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Old 03-29-2014, 10:32 AM
FullofLove1052 FullofLove1052 is offline
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Join Date: Dec 2012
Location: English Rose by birth; Calling the Southern Hemi home by choice.
Posts: 915

Yes, it rings true. I am somewhere between two and three. I let go of the pain when I was able to release it and stop holding it in. I could jump up and down on the furniture in my therapist's office and and yell until I am blue in the face, but it was more of a release to actually say the words directly to Si. In therapy, it just felt like a one-sided conversation. I was able to get feedback and ask questions that only Si had the answers to. The conversation provided clarity and understanding.

While I do not condone what she did or consider her apology absolution, I am empathetic. I do appreciate her apologising, and I believe the apologies were sincere. I am not completely shutting myself off from her. In some ways, I find myself taking Matt's approach and trying to find something good in every one. She made rotten choices, but I do not think her core is rotten. I have no idea what the future holds, but if we can reach a place where trust can grow and an honest friendship can blossom, I am okay with that.

Something that has struck me about those four levels is that the higher the level, the more it tends to require the participation of the person who hurt you. You could let go of the pain without any effort on Si's part, perhaps without Si even caring whether you forgave her. But now that she is beginning to participate, and is beginning to take action and begin the repentance process by expressing regret for what she did and owning up to it, it seems to make it possible for your heart to open up to her just a little. Maybe even do something (just a little something) nice by giving her a hug.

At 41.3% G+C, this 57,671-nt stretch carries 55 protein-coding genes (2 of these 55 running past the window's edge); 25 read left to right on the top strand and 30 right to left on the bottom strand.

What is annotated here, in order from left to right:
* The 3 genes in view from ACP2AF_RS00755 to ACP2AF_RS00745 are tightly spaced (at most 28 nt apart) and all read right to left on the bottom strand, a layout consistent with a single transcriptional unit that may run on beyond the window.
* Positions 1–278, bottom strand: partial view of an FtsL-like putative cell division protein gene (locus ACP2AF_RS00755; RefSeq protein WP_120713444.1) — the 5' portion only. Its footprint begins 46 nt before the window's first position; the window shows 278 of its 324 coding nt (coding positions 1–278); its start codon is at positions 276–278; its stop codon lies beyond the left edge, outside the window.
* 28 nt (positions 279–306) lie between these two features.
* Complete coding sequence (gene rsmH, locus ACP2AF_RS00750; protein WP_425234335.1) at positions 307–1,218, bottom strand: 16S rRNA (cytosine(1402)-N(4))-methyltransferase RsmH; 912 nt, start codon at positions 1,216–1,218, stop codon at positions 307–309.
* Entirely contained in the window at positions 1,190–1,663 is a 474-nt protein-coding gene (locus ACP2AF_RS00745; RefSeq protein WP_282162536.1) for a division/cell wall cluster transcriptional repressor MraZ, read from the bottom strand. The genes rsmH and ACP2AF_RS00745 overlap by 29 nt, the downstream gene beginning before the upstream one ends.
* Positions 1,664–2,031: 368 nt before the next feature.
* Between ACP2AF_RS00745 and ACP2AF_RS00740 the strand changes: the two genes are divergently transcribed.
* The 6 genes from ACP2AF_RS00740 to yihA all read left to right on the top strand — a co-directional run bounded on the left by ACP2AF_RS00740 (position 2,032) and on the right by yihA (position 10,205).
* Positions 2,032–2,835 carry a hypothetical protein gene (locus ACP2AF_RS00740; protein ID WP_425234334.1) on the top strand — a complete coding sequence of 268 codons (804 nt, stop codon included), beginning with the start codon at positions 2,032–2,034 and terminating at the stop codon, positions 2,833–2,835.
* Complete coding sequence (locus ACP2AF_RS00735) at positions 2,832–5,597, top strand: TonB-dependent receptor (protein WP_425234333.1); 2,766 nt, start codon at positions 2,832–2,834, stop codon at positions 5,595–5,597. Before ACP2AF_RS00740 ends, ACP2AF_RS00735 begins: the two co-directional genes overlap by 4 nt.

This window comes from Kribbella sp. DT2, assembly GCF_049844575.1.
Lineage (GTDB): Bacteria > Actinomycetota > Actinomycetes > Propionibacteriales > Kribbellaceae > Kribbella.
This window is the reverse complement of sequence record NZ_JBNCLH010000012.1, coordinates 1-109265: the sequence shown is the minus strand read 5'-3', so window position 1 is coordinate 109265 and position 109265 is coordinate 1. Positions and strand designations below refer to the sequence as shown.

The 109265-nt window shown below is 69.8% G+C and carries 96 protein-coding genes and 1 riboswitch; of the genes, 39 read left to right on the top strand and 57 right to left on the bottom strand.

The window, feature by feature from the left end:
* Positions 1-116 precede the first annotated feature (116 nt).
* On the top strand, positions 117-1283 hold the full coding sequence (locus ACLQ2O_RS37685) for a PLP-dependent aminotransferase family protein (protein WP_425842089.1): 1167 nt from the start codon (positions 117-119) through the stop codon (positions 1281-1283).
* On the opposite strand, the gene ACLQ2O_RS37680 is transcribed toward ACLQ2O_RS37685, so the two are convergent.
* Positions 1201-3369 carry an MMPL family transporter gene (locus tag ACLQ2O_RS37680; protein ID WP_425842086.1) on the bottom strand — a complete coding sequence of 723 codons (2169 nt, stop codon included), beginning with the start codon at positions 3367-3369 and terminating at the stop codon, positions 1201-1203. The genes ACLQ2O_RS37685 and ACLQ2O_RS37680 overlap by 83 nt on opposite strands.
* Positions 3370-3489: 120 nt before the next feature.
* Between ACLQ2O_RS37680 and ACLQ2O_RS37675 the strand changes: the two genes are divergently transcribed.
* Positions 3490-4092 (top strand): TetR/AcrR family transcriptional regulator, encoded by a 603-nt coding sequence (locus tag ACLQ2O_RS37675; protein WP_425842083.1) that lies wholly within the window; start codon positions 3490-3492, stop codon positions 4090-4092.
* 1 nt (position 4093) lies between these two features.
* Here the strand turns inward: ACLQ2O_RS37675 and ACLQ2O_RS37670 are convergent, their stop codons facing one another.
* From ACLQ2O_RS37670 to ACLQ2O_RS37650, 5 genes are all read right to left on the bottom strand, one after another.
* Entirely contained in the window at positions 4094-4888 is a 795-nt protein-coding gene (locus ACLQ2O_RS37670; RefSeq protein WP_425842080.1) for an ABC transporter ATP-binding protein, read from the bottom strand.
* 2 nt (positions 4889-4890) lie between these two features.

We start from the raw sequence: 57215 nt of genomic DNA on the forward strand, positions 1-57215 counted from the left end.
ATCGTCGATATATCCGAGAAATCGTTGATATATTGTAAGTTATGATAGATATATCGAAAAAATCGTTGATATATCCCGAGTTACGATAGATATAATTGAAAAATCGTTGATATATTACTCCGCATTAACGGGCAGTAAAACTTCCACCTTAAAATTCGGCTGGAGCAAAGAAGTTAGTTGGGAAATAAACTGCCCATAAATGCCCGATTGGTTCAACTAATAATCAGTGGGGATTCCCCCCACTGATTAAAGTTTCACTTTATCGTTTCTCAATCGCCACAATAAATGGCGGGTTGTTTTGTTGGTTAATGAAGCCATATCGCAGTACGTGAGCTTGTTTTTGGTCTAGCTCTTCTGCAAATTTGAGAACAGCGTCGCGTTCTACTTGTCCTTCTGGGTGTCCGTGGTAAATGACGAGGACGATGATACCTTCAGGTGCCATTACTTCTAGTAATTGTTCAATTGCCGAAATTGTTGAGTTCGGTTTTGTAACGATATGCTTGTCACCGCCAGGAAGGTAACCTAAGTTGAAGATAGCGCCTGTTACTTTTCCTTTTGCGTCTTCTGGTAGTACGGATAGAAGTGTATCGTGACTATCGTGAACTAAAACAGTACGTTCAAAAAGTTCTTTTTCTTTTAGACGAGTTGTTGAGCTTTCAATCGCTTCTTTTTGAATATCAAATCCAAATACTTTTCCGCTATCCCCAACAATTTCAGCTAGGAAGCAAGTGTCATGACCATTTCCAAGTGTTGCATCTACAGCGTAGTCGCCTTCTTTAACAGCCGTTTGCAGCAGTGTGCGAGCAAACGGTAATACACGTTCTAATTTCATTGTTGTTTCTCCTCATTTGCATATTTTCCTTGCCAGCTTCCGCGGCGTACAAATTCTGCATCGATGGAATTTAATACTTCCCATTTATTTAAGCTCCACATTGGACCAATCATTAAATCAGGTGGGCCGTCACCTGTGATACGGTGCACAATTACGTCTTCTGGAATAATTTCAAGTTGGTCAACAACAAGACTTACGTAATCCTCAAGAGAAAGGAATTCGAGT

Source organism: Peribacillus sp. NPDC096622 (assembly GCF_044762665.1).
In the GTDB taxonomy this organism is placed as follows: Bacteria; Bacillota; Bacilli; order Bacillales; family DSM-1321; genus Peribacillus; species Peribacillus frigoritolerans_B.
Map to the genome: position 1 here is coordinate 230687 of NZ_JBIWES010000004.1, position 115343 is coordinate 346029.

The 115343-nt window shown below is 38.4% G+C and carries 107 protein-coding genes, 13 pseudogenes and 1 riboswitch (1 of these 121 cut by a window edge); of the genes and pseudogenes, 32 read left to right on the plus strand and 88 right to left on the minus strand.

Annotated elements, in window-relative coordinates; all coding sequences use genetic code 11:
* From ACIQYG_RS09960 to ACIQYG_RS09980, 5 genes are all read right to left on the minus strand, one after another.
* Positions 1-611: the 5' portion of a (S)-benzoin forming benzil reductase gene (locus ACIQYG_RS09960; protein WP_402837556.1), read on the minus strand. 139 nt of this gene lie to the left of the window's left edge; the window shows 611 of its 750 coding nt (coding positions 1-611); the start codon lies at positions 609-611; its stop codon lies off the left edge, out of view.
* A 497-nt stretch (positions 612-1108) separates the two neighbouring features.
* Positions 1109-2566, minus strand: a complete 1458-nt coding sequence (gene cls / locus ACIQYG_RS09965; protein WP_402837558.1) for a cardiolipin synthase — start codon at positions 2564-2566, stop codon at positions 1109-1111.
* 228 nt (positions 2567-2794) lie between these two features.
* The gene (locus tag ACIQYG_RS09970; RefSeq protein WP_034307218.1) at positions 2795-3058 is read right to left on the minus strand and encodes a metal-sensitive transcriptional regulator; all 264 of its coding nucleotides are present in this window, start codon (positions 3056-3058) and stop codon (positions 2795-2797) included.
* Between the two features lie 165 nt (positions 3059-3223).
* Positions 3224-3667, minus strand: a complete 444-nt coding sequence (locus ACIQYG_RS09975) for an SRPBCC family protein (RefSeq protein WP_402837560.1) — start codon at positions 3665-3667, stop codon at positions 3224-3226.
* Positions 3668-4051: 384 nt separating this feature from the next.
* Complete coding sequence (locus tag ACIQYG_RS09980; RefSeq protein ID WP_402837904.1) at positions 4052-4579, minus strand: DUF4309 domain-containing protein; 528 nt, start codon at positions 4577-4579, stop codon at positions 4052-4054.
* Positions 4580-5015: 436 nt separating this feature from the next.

I noticed that as well. Truthfully, there was no awkward energy between us. It was reminiscent of talking to an old friend that I had lost contact with. Am I happy that she owned up to it and is taking responsibility? 100%. That little act just might be the beginning of her getting back into my good graces. We are a long way away from daily contact or being buddy buddy, but I can respect her taking responsibility and admitting her mistakes. Time can supposedly heal what has been hurt.

In any case, it would be hard for both you and her to go as far as that fourth level. My brother says you have to give the offending party a reasonable set of steps they can follow to regain your trust. Well, I am thinking the quest Si would have to accomplish would be that she would have to regain Matt's trust before she could regain yours.

I can't imagine how Si would accomplish that. I don't know where Matt is in terms of forgiveness level but I'm sure it's far from the fourth level. I wonder if it would help if Si wrote Matt a hand-written letter? I'm sure Matt wouldn't be willing to meet her for lunch or tea, but maybe he'd be willing to read that letter (without crumpling it up). If so, it would give Si a chance to apologize to him, and own up to what she did.
Matt is the key piece. He tries to see the good in people, and if she apologises directly to him in whatever form, he might be receptive to the idea of giving her the chance to earn his trust back.